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Special gift among items recovered from Waukesha parade tragedy

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Waukesha memorial

Special Gift Among Recovered Items

WAUKESHA (WKOW) -- A special gift emerged from the items abandoned in the panic of the Waukesha Christmas parade tragedy.

Many camp chairs, blankets, baby strollers and other belongings were recovered and made available for parade-goers to retrieve Tuesday and Wednesday at the Waukesha Parks Department on Aviation Drive.

Ethel Marshall was initially hopeful her teenage grandson Tyler Pudleiner's smart watch would have been found. Marshall said Pudleiner was playing tenor saxophone with the Waukesha South High School Marching Band when the driver of a red SUV hit him and many others in the parade route.
 
"He was unfortunately on the outside of the line," Marshall says. "He's in the ICU. He's gone through two surgeries," she says.

"He live chatted me," Marshall said, as the teenager's mother keeps a vigil by the boy's bedside. "It broke my heart when I saw his face," she said. "But it was just good to see him and know that he was alive."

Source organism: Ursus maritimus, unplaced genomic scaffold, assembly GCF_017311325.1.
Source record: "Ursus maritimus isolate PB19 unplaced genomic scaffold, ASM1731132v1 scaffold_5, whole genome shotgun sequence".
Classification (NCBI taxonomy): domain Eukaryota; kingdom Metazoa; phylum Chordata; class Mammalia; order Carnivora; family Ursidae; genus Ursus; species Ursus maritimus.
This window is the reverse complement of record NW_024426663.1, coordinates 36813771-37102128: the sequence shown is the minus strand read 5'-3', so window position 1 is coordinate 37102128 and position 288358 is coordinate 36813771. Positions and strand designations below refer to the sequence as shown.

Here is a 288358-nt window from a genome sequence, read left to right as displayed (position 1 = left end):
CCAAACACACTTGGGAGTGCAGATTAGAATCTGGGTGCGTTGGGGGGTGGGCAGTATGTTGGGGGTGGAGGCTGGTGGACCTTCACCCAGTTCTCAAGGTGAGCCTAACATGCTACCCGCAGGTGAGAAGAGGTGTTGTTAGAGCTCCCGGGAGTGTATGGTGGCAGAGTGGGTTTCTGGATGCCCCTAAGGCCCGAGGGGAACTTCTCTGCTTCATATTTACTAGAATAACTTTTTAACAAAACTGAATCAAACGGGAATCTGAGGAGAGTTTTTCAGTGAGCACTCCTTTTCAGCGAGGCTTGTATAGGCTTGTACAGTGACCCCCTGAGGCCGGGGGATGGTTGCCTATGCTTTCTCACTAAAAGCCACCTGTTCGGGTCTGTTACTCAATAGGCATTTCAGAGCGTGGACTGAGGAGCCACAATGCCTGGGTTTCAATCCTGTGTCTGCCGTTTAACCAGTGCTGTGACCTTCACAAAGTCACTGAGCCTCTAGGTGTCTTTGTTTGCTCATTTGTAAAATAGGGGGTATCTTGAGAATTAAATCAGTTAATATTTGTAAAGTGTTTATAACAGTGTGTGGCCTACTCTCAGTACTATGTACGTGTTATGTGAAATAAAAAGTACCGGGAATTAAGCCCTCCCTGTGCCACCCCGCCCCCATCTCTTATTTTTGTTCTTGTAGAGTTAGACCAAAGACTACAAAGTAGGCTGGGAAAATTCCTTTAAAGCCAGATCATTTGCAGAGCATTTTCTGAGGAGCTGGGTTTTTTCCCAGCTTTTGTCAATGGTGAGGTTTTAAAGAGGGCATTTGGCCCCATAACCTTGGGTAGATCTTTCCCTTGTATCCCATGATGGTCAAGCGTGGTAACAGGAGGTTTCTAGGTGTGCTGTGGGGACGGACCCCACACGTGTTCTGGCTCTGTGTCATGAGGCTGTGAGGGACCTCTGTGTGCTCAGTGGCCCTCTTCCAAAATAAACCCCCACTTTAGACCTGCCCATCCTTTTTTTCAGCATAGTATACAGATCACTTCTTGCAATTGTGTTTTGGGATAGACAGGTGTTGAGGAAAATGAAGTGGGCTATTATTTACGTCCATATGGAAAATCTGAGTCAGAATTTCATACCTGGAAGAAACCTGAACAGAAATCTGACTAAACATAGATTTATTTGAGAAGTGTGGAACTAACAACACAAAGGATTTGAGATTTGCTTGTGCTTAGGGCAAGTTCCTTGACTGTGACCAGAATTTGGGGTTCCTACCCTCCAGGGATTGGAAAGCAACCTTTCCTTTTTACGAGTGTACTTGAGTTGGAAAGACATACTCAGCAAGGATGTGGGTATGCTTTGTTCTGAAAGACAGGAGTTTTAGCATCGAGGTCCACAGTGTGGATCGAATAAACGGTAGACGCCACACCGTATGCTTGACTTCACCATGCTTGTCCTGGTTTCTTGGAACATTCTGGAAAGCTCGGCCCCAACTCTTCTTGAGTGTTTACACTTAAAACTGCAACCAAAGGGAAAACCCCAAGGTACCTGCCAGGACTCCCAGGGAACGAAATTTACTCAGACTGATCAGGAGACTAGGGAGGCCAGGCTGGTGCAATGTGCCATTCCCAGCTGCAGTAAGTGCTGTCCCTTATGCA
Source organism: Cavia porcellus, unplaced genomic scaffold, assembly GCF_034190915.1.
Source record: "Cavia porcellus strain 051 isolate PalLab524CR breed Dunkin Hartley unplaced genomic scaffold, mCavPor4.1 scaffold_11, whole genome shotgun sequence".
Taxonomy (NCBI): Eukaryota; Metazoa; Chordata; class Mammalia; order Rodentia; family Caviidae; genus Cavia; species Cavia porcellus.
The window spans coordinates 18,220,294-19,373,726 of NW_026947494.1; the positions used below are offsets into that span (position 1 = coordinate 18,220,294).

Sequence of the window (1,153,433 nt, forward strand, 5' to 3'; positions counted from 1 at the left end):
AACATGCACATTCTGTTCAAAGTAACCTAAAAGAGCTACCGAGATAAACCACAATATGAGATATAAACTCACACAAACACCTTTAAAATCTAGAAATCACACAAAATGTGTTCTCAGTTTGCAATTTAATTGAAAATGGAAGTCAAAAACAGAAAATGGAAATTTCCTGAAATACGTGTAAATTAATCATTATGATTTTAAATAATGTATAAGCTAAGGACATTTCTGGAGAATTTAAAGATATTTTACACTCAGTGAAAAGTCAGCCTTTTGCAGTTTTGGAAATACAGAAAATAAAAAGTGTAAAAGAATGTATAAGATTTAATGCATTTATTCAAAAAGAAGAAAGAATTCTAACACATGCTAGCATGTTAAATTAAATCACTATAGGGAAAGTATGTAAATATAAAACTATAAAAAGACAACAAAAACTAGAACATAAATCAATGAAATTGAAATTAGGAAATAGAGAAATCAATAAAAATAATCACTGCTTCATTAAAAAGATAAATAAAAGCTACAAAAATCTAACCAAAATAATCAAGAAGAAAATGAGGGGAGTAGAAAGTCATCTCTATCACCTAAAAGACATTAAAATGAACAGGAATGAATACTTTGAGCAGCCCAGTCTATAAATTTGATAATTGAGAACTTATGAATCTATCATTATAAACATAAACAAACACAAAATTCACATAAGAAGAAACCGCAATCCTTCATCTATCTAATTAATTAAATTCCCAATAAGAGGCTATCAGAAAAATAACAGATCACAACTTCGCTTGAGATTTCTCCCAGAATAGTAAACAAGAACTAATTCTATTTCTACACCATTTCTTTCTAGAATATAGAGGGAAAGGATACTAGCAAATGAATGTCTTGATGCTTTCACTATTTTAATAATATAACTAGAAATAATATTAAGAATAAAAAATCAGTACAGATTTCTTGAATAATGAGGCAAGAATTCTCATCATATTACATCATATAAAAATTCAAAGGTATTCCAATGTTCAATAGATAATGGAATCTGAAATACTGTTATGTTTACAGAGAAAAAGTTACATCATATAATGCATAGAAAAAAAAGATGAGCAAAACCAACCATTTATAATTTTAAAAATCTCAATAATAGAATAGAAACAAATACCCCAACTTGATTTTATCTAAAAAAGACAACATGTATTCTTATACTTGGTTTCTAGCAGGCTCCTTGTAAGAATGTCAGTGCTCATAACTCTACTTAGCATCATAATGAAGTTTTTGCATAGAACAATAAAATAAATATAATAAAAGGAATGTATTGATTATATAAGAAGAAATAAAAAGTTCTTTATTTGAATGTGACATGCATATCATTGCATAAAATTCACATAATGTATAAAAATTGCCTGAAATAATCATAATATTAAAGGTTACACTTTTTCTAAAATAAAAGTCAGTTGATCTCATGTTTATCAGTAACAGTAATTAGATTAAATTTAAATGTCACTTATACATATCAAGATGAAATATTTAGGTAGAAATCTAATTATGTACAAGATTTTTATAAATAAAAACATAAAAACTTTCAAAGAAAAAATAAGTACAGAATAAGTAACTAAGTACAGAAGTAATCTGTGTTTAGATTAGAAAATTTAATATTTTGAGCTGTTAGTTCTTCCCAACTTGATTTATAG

Darrell Brooks, 39, has been charged with five counts of first degree intentional homicide for allegedly driving into parade goers, killing six and injuring more than sixty Sunday. Authorities said Brooks was fleeing a domestic violence scene and is expected to be charged with a sixth homicide count after the death of an eight year old boy who was at the parade.

Marshall was joined by many in arriving at the Parks department location to reclaim possessions. Trauma counselor John Christensen was there to assist anyone who was in need. Christensen said taking a proactive step to retrieve items can help with the healing process.

"Just coming over here, seeing all the other (camp) chairs: 'I'm not alone, there are others that are doing this,' " Christensen said of the experience for some parade-goers.

In addition to coming to the reclaim location, Marshall says she also called officials in search of her injured grandson's watch. "Met with the paramedics that actually helped Tyler and they went out and searched the ambulance," she says. "And they couldn't find it and they felt so bad."

A teenager's indispensable possession was nowhere to be found at the Parks department. But Marshall received something else.

"When the lady inside here heard about the story, she was just compelled to go out and get him a new watch," Marshall said. 

"I'm just overwhelmed with it," Marshall said. "And she's invited to pick me up for Thanksgiving dinner, otherwise I'd be alone."

The Parks department retrieval center will be open again Monday. After her center visit, one grandmother will provide an injured grandson something to smile about through the pain and discomfort. And she's experiencing joy after so many hours and days of grief and anguish.

"It's just wonderful."